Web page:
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The Commonwealth Edison Company, responsible for delivering power to 3.8 million electricity customers in northern Illinois, recently raised their electricity supply rates for residential customers by 20%. The increase went into effect on October 1, 2012. The new high rate of 8.32 cents includes generation and transmission charges. The 8.32 cents does not include the “Purchase Electricity Adjustment” which is a true-up payment ComEd charges or refunds customers based on the difference between what ComEd paid to acquire power supply for the default customer class and what ComEd actually charged this class of customers. ComEd has estimated that this true-up cost will be another $0.005 from now until May 2013. If this estimated increase is accurate, it means that the true price to compare will be closer to 8.8 cents per KWH for default paying customers in the ComEd territory.

Default paying customers include all electricity customers who receive their electric bill from the Commonwealth Edison Company who have not chosen a competitive electricity supply company to provide them with competitive eletric rates. Customers can eliminate the increase, and even pay less for electricity than the default rate of 6.935 cents that was offered during the summer by participating in the Illinois electric choice market and shopping for electricity rates that are competitive. Switching off of the high ComEd price to compare rate and onto a lower electric rate offered by a competitive electric supplier will also eliminate the “Purchase Electricity Adjustment” charge on the ComEd electric bill.

With competitive rates being as low as they are (see below) the number of power shoppers in Chicago and surrounding areas is growing rapidly. People are starting to understand that electric choice can simply provide a lower ComEd electric bill without sacrificing quality. ComEd is still in charge of delivering power and responding to power emergencies for their 3.8 million customers in northern Illinois. Furthermore, ComEd continues to deliver the monthly electric bill to their customers. Switching electric suppliers simply amounts to the rate on the supply section of the ComEd electric bill to be altered.

Competitive electric companies are able to offer substantial savings versus the Commonwealth Edison default price to compare rate. While many consumers are catching on, there are still many who have not had the time to research the benefits of energy choice. For more information on competitive electric rates in ComEd, see our daily update prices from approved suppliers licensed by the Illinois Commerce Commission.


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PECO Residential Rates Soar Upward

October 1, 2012

PECO energy customers who have yet to shop for a competitive electricity rate are about to see their electric bills rise substantially. PAElectricity.org, an energy price information site for Pennsylvania consumers, has reported that a PECO residential rate increase that will go in effect on October 1. The increase will only effect those customers who […]

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Illinois Electricity Shopping Continues to Grow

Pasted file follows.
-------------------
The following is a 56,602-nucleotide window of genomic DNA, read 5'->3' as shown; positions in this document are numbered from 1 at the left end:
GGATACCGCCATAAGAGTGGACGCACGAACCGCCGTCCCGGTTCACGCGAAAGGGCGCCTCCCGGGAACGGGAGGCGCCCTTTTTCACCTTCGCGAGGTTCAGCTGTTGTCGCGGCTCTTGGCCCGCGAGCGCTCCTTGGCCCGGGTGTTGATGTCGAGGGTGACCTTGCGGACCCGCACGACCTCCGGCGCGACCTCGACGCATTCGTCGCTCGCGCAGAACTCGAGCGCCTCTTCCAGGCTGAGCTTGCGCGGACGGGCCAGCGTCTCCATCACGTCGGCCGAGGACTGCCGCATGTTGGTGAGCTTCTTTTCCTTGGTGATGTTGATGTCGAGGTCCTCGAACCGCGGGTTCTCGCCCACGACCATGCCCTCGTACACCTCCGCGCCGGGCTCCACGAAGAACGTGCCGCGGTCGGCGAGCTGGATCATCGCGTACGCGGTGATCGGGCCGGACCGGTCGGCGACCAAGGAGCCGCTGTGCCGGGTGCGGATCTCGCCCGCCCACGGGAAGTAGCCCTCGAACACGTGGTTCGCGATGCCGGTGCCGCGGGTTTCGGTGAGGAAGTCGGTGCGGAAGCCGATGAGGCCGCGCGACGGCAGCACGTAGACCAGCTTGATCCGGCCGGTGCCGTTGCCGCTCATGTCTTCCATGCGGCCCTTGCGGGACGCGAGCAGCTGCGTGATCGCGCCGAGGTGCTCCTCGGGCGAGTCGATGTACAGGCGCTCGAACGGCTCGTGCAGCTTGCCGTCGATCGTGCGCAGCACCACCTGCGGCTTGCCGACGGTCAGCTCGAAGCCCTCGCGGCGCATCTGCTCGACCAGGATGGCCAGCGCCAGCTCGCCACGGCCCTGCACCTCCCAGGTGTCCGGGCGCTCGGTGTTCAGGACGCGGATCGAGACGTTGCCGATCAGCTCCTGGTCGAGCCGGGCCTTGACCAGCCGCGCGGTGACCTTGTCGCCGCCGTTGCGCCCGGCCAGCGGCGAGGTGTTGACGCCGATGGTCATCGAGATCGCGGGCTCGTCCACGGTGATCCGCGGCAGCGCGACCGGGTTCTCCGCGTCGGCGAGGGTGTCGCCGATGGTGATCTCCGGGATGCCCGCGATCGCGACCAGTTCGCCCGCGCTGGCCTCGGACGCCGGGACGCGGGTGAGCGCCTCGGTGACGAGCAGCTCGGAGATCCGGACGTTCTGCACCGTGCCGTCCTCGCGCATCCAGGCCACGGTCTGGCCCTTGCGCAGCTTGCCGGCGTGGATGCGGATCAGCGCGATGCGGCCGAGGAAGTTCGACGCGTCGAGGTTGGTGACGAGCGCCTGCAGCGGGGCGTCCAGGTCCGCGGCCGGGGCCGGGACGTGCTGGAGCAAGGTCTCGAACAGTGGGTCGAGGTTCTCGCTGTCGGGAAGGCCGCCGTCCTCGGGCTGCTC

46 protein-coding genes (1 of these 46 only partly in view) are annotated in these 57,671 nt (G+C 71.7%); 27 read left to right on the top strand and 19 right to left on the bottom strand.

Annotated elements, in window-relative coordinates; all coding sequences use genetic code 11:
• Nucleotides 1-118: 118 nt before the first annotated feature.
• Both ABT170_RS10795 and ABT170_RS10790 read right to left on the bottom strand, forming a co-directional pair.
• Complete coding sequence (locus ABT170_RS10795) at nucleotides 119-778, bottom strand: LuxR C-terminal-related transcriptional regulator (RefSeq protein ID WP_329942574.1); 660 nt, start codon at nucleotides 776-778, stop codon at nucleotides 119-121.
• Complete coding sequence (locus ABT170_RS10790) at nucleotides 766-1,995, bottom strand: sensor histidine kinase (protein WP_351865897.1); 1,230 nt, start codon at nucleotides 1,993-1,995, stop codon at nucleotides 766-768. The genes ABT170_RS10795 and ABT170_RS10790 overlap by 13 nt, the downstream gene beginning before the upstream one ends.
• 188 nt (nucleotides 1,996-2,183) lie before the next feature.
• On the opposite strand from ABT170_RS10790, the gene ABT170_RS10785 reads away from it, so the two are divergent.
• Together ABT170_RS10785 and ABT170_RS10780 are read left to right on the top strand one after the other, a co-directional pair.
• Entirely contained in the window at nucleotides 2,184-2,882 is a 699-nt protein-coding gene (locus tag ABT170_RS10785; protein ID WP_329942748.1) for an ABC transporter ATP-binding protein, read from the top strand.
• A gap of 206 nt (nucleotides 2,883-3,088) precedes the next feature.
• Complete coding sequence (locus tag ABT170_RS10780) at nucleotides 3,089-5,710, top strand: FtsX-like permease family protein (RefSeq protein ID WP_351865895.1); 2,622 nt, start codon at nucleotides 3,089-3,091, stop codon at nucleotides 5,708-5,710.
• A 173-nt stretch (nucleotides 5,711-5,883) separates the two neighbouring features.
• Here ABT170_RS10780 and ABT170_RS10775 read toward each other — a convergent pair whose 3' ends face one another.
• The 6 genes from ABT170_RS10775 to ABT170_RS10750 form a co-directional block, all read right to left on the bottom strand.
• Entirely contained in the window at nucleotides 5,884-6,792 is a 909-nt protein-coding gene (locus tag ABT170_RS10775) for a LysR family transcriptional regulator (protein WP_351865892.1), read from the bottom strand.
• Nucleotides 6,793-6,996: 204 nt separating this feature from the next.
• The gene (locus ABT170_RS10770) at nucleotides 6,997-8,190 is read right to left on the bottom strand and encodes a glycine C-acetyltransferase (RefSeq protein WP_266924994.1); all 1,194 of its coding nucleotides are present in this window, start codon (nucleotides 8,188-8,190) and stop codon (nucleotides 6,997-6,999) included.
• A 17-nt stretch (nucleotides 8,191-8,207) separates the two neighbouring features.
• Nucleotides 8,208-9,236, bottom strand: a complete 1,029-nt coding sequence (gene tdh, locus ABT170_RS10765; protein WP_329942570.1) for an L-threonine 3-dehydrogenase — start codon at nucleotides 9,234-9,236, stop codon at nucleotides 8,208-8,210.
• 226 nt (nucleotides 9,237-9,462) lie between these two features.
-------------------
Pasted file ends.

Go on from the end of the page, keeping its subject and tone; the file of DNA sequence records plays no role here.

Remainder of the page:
August 27, 2012

The competitive residential electricity market in Illinois continues to grow as consumer awareness of energy choice increases. Electricity choice has been steady in the Illinois commercial market, however residential awareness has only seen significant growth in the past year. All four main utilities in Illinois – ComEd, Ameren I, Ameren II, Ameren III – have […]

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PSEG BGS Summer Rates Posted

June 14, 2012

Summer electricity rates for PSEG customers on supply default rates have been announced. The PSEG default rates are named Basic Generation Service (BGS) charges by the New Jersey Board of Public Utilities. Customers who do not shop for competitive rates, offered through the New Jersey Electricity Choice and Competition Act, pay the BGS charges. Those […]

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Compare Electricity Rates in Chicago

May 7, 2012

The Illinois energy choice laws are allowing consumers to compare electricity rates in Chicago, and the results have been lower ComEd electric bills with zero downside. Choosing to buy electricity from an alternative electricity company at lower generation electric rates than the ComEd default rates simply allows the citizens of Illinois to pay less on […]

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Lower My BGE Bill

April 4, 2012

Electricity customers who are serviced by Baltimore Gas & Electric are finally starting to see the benefits of Maryland energy choice as competitive energy companies have pushed prices down. How Do I Lower My BG&E Electric Bill? There are a thousand different answers to this question. Some are true, some are myths, some are smart, […]

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Connecticut Power Companies offer Savings against Default Rates

January 14, 2012

Electricity choice in Connecticut is clearly working as competition is forcing prices on a downward trend. Just a few short years ago consumers in Connecticut were paying the highest electricity rates in the country, causing state senators to draw up a Energy Bill to end electric choice. The bill was eventually vetoed by the governor, […]